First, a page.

Alayne Williams had never made a video game, but that didn’t stop her from getting into the groove at Global Game Jam 2015, held Jan. 23-25 at NIU’s Digital Convergence Lab located in the NIU Founders Memorial Library.
“It was a wonderful experience that not many get a chance to have,” said Williams, a senior majoring in time arts. “It’s not a jam that’s only meant for skilled people; it’s meant for anyone and everyone who enjoys games of all kinds.”
Since 2009, Global Game Jam has been bringing people together from around the world on the same weekend to plan, design and create video games in a short time span. This year, more than 28,000 people from 78 countries participated at 518 sites, including NIU.
“This is an international phenomena and it was NIU’s first time hosting a site,” said Aline Click, director of NIU Outreach eLearning Services and co-director of the Digital Convergence Lab. “Big and small name universities, schools and creative think tanks from all over the world came together in an effort to become a community of amateur game designers.”
Eric Russell, interactive media developer at NIU’s Digital Convergence Lab, said game jams are a great way to create games under tight time constraints.
“People who don’t necessarily have the time to spend months on a project can come here for a weekend and brainstorm,” said Russell, who ran NIU’s inaugural Global Game Jam. “Some ideas may work, or maybe they fail, but either way you learn something. It’s a chance to try something new and make new friends.”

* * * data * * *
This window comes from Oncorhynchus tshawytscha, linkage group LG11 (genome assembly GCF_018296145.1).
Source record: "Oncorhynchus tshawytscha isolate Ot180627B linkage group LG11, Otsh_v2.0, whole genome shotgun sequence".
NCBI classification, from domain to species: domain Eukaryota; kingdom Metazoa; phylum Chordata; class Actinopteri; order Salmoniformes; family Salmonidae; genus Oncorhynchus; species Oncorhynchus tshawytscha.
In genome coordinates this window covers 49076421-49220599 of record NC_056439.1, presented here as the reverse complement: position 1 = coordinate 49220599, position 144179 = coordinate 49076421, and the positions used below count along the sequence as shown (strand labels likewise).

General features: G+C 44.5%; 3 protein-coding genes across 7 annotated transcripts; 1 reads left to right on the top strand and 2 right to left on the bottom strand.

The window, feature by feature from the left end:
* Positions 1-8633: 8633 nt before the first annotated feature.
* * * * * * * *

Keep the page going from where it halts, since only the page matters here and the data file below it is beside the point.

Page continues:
Williams was one of 12 people who attended the free event, which included students and members of the community.
“These are the kinds of activities President Baker has been talking about; activities that bring together NIU students and community members,” Click said. “One of our missions is to look for ways to let the community know who we are and what we do.”
The theme for the weekend-long jam remains a secret until it’s about to start. This year’s them, “What do we do now?” was announced Friday night, and the fun began.
“Team locations from around the world stayed in contact with one another via email and Twitter, streaming their locations live on YouTube and Twitch,” Click said. “They even managed to get volunteers to help translate to everyone could communicate.”
Williams and her group worked on a game called “We Didn’t Start the Fire,” a puzzle game set in a 3-D environment.
“The game was created to be frustrating as well as mind-boggling,” said Williams. “We didn’t use normal controls, and not everything is what it seems to be.”
Plans are already in the works for next year’s Global Game Jam, which is set for Jan. 29-31, 2016.
“Of the students and community members that showed up, we had complete participation until the event was over late Sunday afternoon,” Click said. “It is just a fun global event of people, young and old, who are passionate about game design. My hope is to have 10 times as many attendees for next year.”